Tibor R. Machan
Yes, yes, I am desperate–I am digging into in-flight magazines for my good news since I cannot find too many in such places as The New York Times, TIME, or Newsweek. But I am a firm adherent to the Seventh Day Adventist motto, "Notice the good and praise it!" So.
In a book of hers on marriage and its benefits, Committed: A Skeptic Makes Peace with Marriage (Viking, 2010), Elizabeth Gilbert outlines a view related to the nature of marriage that I find encouraging. She was impressed with a comment from the European writer Ferdinand Mount that marriage is a revolutionary act. In relation to this observation, which isn’t my focus here, she has said "Put in that way, marriage starts to look less like a stuffy old institution and starts to look more like a giant social battle between the forces of good–individuals who want to follow their own hearts and choose their own spouses–and evil–the controlling instincts of repressive authorities who fear that love. Somebody who likes to think of herself as somewhat bohemian, I found that idea exciting, inspirational, and really reassuring" (American Way, January 2010, p. 58).
Think of it–the practice of individuals following their own hearts and choosing their mates is good, while arranged marriages, imposed customs and traditions (which, among other things, give rise to honor killings and such) are evil. I don’t know whether Ms. Gilbert realizes this but she has a very basic point, one that in historical terms is indeed revolutionary. The rights and value of the individual have only recently become acceptable and even today they are not widely embraced but mostly scoffed at.
It has occurred to me in the past, in relation to this point, that one area where altruism is not much promoted is in psychology and psychiatry, where people are advised about how to improve their lives. It seemed clear that if a therapist spent the hour with clients or patients advising them how they ought to sacrifice their lives to others, they would soon be fired.
One needs here to consider just what altruism amounts to. As the philosopher W. G. Maclagan made clear back in the 1950s, “‘Altruism’ [is] assuming a duty to relieve the distress and promote the happiness of our fellows….Altruism is to … maintain quite simply that a man may and should discount altogether his own pleasure or happiness as such when he is deciding what course of action to pursue.” As presented ordinarily, by ministers or priests or in fiction, altruism means ranking the policy of looking out for others as one’s priority in life, as first on one’s list of moral duties. And of all professions the helping ones, such as psychology and psychiatry, could hardly follow this policy. Self-help books, too, would not be such good sellers if they preached altruism.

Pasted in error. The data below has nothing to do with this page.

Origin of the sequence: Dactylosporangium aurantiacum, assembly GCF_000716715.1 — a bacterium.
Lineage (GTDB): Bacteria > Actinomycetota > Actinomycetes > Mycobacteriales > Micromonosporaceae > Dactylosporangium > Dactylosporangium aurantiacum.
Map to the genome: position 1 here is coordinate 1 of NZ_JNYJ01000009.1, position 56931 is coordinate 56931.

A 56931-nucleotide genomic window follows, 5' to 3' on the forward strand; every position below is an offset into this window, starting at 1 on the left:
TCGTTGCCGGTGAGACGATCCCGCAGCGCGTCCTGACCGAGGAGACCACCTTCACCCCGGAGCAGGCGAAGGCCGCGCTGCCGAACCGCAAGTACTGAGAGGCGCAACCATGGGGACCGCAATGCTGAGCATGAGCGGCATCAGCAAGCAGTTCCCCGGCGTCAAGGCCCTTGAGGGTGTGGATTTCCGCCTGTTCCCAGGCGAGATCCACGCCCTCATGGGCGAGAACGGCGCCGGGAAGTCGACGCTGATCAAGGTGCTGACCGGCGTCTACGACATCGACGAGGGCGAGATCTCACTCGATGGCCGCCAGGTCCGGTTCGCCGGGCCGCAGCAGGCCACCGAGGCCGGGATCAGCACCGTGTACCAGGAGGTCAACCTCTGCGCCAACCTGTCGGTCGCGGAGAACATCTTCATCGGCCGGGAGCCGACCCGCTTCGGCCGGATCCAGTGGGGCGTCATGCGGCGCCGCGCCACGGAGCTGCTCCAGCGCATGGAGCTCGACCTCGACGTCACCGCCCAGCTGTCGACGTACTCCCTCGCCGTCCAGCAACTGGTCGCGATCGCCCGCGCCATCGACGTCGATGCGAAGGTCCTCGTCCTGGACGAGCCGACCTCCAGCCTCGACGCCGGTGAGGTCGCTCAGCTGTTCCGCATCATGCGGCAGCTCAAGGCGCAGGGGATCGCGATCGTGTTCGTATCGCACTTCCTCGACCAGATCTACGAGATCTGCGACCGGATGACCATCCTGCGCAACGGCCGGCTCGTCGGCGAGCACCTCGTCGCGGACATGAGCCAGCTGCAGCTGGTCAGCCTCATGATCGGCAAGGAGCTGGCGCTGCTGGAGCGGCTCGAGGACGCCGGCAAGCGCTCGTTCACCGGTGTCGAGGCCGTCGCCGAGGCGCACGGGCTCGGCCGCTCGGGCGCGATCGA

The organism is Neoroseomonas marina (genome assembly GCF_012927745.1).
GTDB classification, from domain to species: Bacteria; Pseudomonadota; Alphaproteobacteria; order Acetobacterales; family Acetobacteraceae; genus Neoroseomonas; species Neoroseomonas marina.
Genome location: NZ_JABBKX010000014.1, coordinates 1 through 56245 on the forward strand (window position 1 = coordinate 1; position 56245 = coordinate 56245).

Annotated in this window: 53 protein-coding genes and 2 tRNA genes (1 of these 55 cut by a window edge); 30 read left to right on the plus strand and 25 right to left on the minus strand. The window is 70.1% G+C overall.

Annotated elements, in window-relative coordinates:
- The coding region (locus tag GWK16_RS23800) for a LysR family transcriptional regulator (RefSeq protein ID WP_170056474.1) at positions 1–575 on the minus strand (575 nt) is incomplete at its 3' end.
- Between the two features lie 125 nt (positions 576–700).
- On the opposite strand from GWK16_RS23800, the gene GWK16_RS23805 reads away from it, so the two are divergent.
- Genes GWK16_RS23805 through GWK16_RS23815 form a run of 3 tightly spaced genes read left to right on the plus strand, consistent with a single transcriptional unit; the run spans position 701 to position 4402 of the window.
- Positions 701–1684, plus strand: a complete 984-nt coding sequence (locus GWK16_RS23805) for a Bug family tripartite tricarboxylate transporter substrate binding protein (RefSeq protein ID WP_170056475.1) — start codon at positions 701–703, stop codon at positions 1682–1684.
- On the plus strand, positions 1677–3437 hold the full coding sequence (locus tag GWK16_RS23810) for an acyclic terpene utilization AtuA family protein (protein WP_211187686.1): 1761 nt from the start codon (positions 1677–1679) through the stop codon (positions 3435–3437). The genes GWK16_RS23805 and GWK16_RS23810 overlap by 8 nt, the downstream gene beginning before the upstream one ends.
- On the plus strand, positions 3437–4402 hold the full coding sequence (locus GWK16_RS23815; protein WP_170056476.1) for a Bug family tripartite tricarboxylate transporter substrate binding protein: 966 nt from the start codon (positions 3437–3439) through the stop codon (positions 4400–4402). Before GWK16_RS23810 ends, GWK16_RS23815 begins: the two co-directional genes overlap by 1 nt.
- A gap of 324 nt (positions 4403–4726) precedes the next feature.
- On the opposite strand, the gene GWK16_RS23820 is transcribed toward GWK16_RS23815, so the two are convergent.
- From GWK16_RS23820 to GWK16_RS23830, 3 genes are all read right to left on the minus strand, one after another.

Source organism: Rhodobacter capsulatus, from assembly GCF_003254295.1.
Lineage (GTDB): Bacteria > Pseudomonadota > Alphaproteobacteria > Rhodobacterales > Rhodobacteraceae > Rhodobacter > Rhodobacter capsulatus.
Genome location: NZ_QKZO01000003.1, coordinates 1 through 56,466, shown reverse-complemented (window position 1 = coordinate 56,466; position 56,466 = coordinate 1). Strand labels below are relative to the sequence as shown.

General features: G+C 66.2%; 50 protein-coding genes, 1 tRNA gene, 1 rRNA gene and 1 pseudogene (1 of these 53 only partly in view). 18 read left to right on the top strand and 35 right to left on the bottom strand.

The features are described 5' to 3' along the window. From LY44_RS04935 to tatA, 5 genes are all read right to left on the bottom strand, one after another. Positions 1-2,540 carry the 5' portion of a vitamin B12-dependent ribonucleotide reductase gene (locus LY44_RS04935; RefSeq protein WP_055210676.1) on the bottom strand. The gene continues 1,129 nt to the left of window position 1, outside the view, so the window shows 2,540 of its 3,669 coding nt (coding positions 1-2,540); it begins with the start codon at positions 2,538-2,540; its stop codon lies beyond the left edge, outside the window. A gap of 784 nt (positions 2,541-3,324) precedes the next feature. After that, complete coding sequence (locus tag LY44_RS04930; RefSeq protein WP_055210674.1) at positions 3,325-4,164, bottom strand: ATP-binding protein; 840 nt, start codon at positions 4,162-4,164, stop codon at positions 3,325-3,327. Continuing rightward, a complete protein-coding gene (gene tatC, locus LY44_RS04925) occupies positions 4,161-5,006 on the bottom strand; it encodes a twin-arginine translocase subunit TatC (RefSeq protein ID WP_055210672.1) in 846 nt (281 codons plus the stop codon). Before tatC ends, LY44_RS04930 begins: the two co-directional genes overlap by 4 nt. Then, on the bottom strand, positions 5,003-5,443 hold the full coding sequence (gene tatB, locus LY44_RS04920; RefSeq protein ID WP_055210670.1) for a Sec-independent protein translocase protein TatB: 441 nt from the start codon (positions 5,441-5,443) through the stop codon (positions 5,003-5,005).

Sadly, however, when it comes to addressing the public at large, in political speeches, in punditry, from the pulpit an the like, altruism is the norm. Not that people actually practice it–they could not and also remain functional. But there is a lot of lip service being given to this ethical system despite how confusing it is. As I have quoted him before, W. H. Auden put the source of confusion best when he remarked on "the conceit of the social worker," which is (quoting the Revd. Vivian Foster, the Vicar of Mirth) that "We are here on earth to do good for others. What the others are here for, I don’t know." The problem is, of course, that basic ethical principles need to be generalizable, something that everyone can practice in his or her life, but altruism clearly isn’t. And there is that other problem of how come other people are deserving of our care and attention above everything else but we, who are also human beings, are not. Why?
In any case, it is nice to learn, right at the beginning of a new year, that the altruistic nonsense has its skeptics even among mainstream writers. I do hope that all those who read the little interview of author Gilbert while flying about the globe on American Airlines during the month of January 2010 take away the important lesson her remark teaches.